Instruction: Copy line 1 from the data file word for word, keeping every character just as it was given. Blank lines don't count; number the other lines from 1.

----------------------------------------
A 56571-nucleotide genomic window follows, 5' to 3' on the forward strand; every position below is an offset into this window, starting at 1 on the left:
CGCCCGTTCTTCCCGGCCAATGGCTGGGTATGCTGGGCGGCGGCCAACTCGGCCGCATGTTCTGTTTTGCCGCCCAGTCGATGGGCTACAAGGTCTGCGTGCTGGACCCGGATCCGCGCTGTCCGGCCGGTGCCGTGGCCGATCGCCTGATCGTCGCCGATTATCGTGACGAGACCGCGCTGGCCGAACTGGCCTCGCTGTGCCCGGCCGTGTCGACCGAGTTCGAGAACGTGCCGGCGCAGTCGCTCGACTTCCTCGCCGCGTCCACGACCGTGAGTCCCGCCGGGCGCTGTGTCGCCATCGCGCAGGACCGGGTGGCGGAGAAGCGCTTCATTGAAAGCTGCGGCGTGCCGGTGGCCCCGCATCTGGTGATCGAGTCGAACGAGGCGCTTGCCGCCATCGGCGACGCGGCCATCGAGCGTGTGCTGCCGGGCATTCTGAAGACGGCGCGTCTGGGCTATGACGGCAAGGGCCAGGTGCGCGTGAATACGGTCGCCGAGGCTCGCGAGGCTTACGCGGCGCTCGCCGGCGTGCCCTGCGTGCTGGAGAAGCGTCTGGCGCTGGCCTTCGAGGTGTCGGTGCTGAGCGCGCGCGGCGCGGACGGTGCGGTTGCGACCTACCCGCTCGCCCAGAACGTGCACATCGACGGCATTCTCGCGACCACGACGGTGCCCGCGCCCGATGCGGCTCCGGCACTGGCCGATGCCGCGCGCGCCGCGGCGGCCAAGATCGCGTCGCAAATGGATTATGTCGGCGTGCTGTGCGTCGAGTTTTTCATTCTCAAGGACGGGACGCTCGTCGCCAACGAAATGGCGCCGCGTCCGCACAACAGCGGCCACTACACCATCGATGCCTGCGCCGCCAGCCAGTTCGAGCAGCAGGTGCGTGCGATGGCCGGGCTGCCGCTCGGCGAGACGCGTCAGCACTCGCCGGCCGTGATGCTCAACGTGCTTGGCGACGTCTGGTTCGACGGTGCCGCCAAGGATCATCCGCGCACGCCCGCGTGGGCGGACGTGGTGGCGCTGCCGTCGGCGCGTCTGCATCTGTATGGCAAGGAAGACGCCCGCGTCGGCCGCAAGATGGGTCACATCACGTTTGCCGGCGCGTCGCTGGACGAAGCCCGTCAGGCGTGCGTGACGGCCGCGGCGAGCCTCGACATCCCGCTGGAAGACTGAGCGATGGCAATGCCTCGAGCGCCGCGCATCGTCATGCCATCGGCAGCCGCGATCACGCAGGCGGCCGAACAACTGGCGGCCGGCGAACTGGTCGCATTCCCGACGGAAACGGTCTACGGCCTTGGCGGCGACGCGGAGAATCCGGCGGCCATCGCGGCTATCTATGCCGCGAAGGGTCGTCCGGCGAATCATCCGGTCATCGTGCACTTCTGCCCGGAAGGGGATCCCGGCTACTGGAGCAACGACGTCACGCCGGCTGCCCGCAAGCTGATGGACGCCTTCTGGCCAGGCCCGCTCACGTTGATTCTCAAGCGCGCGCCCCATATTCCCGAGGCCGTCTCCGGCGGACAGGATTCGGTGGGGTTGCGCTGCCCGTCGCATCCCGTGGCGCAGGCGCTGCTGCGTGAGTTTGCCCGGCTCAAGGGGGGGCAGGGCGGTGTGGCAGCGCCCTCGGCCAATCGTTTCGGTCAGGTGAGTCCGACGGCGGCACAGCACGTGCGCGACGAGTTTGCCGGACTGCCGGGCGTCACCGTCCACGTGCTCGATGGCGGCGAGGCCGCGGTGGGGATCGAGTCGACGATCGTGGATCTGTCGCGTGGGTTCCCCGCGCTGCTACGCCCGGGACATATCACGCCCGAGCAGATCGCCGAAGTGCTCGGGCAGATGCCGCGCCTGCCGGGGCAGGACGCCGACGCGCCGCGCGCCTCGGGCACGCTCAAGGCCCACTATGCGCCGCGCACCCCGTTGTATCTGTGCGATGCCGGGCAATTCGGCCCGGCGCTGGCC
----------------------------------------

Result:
A 56571-nucleotide genomic window follows, 5' to 3' on the forward strand; every position below is an offset into this window, starting at 1 on the left: